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Biotech Upgrades Science

Self-Healing Artificial Muscles 90 90

Valor1016 writes "Researchers in California have developed an artificial muscle that heals itself and generates electricity. 'We've made an artificial muscle that, when you apply electricity to it, it expands, more than 200 percent, the motion and energy is a lot like human muscles,' said Qibing Pei, a scientist at UCLA and study author. The researchers used flexible carbon nanotubes as electrodes. If an area of the carbon nanotube fails, the region around it seals itself by becoming non-conductive and prevents the damage from spreading to other areas. This material also conserves about 70% of the energy you put into it. As the material contracts after an expansion the rearranging of the carbon nanotubes generates a small electric current that can be captured and used to power another expansion or stored in a battery. The research appeared in the January issue of Advanced Materials."
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Self-Healing Artificial Muscles

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  • Self healing? (Score:5, Informative)

    by ruin20 (1242396) on Thursday March 20, 2008 @05:15PM (#22812002)
    The system isn't so much self healing as failure resistant. The fact that broken nanotubes seal themselves in order to prevent damage from spreading doesn't mean that they are self healing, just that they don't propagate failure. They don't regain strength over time after being damaged. Also the fact that they recover 70% of energy used doesn't make them energy efficient, energy efficient would be to find out that the energy used to exert a force over a distance or the power required to get the actuator to push a load at a velocity was nearly equivalent to the electrical input. Plus even if it was really efficient you still need to supply the power in the first place, so there's a high overhead. Even at 100% efficiency for the non-recoverable energy, you'd be supplying 333% of what you got out in physical labor from the device.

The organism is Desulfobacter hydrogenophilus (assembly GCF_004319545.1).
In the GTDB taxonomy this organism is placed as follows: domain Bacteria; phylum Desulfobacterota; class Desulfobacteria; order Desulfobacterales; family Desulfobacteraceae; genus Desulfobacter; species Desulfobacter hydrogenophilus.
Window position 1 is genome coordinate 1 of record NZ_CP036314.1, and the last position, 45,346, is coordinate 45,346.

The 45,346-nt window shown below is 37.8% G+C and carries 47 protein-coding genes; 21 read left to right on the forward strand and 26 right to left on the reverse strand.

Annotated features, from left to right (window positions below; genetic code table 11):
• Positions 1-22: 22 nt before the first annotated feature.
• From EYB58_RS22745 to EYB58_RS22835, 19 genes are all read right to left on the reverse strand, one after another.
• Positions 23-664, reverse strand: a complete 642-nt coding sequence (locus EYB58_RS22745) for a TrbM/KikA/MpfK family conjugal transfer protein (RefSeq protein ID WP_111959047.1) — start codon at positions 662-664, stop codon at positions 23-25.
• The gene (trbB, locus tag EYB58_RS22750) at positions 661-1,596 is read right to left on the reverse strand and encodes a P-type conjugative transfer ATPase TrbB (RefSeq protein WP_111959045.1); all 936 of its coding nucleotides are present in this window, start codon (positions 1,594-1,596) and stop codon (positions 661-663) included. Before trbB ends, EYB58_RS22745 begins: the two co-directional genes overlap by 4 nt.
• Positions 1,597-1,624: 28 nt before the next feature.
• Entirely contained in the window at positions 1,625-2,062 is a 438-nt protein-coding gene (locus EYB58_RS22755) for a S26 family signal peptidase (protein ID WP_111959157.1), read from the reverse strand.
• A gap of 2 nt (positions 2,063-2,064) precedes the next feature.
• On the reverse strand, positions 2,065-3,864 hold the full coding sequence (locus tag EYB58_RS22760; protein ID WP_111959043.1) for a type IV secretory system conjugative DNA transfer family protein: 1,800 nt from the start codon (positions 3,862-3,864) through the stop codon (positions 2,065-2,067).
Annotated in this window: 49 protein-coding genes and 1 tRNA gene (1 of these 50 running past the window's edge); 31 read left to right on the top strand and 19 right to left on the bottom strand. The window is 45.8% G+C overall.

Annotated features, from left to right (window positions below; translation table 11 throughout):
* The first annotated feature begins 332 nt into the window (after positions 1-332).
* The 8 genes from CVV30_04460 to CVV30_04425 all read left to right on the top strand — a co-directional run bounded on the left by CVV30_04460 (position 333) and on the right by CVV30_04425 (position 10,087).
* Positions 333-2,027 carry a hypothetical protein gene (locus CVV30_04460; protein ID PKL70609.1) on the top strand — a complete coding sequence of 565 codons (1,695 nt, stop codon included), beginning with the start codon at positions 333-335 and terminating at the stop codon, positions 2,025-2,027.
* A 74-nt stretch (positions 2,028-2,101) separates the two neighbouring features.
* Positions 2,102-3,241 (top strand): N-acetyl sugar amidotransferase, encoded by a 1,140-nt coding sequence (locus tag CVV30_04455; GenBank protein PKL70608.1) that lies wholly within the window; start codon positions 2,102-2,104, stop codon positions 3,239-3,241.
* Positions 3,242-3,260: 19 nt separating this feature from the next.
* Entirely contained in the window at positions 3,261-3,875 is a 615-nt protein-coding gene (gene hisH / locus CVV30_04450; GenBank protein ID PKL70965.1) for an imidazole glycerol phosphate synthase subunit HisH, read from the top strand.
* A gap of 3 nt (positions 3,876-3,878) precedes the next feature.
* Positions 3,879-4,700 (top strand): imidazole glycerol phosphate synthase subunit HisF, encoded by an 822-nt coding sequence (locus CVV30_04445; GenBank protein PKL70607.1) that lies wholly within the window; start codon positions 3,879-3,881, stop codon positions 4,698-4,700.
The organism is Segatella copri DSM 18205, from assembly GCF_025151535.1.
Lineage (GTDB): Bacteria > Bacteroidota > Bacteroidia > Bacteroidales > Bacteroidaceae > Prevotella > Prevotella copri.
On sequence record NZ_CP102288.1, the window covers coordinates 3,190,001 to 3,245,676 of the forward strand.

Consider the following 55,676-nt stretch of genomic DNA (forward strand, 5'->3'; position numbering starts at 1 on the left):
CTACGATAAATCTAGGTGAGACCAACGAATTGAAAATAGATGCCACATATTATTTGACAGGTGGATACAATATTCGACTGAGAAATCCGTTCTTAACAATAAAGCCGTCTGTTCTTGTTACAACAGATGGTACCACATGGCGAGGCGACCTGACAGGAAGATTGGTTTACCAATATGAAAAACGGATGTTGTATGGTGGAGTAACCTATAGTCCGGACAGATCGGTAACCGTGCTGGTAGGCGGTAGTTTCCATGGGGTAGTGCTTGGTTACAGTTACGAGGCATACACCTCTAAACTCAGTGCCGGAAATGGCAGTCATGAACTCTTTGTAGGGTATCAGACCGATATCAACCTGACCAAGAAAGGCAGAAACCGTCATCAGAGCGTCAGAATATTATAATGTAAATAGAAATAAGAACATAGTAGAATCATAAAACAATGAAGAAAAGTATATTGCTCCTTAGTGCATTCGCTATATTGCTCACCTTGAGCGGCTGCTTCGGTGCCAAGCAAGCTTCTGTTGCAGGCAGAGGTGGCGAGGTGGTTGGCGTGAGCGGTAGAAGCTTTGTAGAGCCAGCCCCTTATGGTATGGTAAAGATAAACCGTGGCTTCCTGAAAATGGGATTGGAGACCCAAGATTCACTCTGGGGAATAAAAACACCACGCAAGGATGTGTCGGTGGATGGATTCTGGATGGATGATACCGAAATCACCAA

• by clonan (64380) on Thursday March 20, 2008 @05:30PM (#22812202)
    Nah, Grey Goo is thermodynamically impossible...

    To get nano scale replicators you would get an extremly complex molecule/molecule system and at the same time to manipulate it on an atom scale you would need very high energy concentrations.

    One thing we know from biochem is that very large molecules (like DNA, proteins etc) don't last long in high energy environments.

    Nanotech replicators will requier very controlled environments and very high energy working medium to function. Outside of thoes controlled conditions they would "starve" and fall apart.
  • Re:Self healing? (Score:5, Informative)

    by SatanicPuppy (611928) * <Satanicpuppy&gmail,com> on Thursday March 20, 2008 @06:17PM (#22812684) Journal
    Well calories convert to joules, so say a 1500-calorie (kcal, because food calories are kilocalories for whatever reason) diet converts to (1,500,000 * 4.18) = 6,270,000 joules, which converts to about 2 kilowatt hours...So enough juice to run your microwave for a couple of hours, or a 100watt bulb for 20 hours.

    Not too shabby for the amount of energy in a "Double Whopper" meal (with cheese) from Burger King.

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